"More soup, I see," he would say over our bowls in the low, dark living room that creaked like a boat with uneven boards at the floor and his books hovering above us as though they were preparing to fall from the walls. "More soup and more soup."

"It’s wholesome soup," I’d tell him, encouragingly. "You should have more."

He would only grunt in such moments and reply, "So they say," then slurp his canned pea soup as if he were suddenly the ocean and it was a great turbulent river he was swallowing from the hills.


Once, during the last year I lived with the old man—when my program of study was nearly complete and I was preparing to shove off again to points unknown—I told him the story of the lion, about a young boy in southern Africa who’d grown up on polished tile floors in a household of tutors and money with a lion cub. They had been forced to release the lion into the bush, when he had become so powerful and strong that even the boy, who loved him, could not in good conscience hold him any longer inside the courtyard.

Years went by and the lion allegedly flourished at first under the eyes of authorities, until they lost track of him in the wild. They thought he had perhaps migrated to the north where there were green, algal lakes and the herds slept in ancient gallery forests for longer segments of the year. No one knew exactly what had happened to the lion, but the prides had been shrinking for years in the scrublands, and their prey had been gently seeping out of the blackthorn and crossing the burnt pans and fossil riverbeds to drift off into the hills. Finally, when for several brief seasons of rain there had been no word, the boy—who was already a grown man and the pride of his family—went out searching northward for the lion, carrying no weapon and against everyone’s advice.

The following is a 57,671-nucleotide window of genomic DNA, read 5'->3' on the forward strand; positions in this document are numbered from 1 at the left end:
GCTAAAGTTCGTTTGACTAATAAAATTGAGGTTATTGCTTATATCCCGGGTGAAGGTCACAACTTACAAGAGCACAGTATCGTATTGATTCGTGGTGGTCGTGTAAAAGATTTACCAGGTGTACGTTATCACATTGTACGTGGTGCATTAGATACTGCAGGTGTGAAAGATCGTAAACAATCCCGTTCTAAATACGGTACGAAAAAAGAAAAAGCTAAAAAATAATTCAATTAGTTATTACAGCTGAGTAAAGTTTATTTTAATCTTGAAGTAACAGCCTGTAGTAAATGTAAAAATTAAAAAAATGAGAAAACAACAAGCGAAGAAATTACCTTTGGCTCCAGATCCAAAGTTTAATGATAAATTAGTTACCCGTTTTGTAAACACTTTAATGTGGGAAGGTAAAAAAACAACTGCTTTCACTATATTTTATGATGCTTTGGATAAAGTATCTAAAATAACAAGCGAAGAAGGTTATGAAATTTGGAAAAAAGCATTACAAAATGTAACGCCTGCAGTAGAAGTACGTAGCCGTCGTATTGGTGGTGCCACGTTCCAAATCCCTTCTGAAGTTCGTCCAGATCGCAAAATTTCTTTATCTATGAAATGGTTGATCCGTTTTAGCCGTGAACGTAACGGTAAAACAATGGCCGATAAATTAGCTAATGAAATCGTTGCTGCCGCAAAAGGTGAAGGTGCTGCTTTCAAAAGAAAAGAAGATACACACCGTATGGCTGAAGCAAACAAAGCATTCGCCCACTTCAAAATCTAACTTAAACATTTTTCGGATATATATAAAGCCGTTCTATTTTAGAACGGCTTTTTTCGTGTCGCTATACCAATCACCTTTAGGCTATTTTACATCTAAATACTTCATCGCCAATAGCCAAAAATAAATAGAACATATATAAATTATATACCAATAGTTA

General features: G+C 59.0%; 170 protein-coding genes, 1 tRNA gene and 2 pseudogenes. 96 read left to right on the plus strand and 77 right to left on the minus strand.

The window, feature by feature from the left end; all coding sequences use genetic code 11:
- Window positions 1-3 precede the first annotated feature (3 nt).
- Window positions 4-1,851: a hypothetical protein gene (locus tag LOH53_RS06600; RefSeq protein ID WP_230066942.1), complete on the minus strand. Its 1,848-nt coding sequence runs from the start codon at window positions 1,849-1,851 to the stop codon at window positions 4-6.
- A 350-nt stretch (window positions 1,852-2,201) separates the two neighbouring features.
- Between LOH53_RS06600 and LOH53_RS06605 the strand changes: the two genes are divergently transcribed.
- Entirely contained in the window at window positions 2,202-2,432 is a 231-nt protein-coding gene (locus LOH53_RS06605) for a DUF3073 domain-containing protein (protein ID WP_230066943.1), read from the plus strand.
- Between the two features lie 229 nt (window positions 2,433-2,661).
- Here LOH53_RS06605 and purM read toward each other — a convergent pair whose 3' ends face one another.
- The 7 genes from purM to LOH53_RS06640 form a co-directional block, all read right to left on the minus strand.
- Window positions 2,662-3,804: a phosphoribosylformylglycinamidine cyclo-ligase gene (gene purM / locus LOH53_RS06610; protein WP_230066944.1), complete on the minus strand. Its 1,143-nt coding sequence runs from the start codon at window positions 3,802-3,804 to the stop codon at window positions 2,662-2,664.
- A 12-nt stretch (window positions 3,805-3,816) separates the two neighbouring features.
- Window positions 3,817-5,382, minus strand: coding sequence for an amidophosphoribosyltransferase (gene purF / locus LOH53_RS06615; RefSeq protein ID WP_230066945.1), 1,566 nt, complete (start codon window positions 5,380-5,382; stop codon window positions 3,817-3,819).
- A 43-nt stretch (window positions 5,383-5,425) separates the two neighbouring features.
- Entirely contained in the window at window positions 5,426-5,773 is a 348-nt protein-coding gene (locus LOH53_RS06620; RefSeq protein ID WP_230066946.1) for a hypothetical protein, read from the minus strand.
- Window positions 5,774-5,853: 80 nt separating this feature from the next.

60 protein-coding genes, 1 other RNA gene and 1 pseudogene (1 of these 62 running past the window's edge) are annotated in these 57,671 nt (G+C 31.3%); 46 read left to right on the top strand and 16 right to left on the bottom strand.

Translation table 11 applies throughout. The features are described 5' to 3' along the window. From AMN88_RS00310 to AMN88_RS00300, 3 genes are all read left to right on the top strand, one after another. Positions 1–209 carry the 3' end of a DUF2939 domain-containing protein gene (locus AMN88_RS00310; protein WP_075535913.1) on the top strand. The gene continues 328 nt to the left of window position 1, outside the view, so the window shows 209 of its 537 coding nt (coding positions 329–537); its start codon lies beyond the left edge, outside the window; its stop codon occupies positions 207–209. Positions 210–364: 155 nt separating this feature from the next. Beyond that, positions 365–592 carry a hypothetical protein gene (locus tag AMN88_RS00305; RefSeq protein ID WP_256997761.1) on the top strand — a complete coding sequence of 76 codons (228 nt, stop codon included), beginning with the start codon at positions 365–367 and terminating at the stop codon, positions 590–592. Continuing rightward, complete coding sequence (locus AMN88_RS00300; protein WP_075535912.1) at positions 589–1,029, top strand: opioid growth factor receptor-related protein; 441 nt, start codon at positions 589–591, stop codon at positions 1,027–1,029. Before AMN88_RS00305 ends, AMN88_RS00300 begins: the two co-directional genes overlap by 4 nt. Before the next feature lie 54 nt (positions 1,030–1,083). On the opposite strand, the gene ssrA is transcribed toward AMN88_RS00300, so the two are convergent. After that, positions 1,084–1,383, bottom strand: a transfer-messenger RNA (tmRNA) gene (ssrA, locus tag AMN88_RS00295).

"By now," I explained quietly, staring up at the rickety shelves, "he’s been gone a long time." I could feel my voice catch. "It’s possible now that he will not go back."